Do PPP Loans Have to Be Repaid?

All PPP loans have terms for repayment. However, the SBA offers forgiveness to small businesses that use their funds for eligible expenses.

More specifically, you can receive forgiveness if you meet the following requirements during the eight- to 24-week period following disbursement of your loan:

-- Employee and compensation levels are maintained.

-- Loan proceeds are used to cover payroll costs and other eligible expenses.

-- At least 60% of the funds are used on payroll expenses.

Eligible nonpayroll expenses for first-draw loans include:

-- Mortgage interest

-- Rent

-- Utilities

To qualify, the mortgage loan or lease agreement must have been in effect before Feb. 15, and the utility services must have begun before that date. Second-draw loans include the above expenses plus:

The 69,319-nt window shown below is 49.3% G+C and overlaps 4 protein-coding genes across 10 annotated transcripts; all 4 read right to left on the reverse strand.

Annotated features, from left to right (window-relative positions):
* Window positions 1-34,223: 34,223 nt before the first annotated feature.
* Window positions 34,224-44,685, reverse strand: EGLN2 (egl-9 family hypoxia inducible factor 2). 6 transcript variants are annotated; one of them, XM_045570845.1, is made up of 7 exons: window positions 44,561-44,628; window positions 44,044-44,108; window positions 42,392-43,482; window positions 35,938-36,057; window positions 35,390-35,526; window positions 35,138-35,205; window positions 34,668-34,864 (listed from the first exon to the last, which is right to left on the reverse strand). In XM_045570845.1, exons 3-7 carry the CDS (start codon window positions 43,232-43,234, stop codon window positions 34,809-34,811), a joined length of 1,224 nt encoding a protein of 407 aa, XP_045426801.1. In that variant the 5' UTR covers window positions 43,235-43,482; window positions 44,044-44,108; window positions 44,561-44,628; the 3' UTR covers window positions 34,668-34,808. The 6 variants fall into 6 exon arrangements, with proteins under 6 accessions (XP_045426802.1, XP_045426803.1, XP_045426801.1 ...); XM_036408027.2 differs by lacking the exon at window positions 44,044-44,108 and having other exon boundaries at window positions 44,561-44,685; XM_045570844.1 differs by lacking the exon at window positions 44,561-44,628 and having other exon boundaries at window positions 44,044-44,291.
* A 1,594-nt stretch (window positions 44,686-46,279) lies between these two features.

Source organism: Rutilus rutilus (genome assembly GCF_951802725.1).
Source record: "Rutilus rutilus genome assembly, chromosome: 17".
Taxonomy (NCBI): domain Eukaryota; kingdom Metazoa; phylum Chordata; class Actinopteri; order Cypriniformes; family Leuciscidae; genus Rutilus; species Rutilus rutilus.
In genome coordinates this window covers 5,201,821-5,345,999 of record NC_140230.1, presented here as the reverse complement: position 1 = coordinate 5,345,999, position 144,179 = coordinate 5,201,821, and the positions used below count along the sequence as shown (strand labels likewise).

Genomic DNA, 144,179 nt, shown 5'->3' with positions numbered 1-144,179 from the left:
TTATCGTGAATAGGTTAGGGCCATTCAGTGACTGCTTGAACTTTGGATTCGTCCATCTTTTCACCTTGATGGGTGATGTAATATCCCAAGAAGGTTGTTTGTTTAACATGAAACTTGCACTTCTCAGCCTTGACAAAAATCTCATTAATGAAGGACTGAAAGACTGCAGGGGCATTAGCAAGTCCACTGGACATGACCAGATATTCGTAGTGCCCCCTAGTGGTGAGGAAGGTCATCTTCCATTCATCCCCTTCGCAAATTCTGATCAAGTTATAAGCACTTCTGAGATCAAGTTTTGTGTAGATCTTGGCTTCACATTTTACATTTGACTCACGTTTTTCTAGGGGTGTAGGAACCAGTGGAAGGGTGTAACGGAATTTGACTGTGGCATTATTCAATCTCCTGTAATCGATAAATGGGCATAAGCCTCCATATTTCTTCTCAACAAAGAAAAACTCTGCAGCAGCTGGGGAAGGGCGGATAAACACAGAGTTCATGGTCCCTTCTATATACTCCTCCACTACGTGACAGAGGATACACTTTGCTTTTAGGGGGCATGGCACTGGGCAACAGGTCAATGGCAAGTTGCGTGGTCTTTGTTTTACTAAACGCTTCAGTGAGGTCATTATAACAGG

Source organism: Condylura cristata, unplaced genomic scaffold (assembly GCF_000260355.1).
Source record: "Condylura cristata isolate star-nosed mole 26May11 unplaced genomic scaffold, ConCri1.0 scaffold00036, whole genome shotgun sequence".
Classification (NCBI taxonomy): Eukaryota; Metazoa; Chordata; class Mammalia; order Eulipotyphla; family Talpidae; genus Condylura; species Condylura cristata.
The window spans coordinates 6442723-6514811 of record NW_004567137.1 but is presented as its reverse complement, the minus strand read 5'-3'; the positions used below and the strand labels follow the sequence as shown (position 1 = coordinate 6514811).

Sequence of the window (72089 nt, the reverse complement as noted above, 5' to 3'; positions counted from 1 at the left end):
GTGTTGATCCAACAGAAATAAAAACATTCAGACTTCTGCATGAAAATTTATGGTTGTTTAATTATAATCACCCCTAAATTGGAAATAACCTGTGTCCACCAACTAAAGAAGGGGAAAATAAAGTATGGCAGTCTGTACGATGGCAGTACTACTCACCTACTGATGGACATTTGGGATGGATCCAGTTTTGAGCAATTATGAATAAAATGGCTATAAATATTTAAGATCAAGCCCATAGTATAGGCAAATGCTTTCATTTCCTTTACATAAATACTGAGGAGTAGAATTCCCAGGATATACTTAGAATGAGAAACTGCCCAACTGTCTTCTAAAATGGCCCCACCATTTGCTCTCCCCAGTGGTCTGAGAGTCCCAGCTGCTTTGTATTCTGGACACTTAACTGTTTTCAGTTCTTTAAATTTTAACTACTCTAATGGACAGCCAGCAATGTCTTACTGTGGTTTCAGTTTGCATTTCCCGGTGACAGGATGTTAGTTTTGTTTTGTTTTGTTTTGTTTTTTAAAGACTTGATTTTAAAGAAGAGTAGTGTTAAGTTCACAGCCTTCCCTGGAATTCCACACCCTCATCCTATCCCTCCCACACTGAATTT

-- Worker protection costs related to COVID-19

-- Uninsured property damage costs caused by looting or vandalism in 2020

-- Certain supplier costs and operating expenses

Some limitations with each of these may apply. For example, you must maintain at least 75% of each employee's total salary. If you don't, the amount of your forgiveness may be reduced by the difference between the employee's current pay and 75% of the original salary. Your forgiveness may also be reduced if you cut the number of employees and don't rehire them.

[Read: Best Unsecured Business Loans.]

To make sure you qualify for forgiveness, Bayles stresses the importance of documenting your expenses. "I always lead with software like QuickBooks or Wave or other software companies that allow for small business owners to have an accounting system in an affordable way," she says. "But I've also trained folks on how to simply create a ledger using a Google sheet."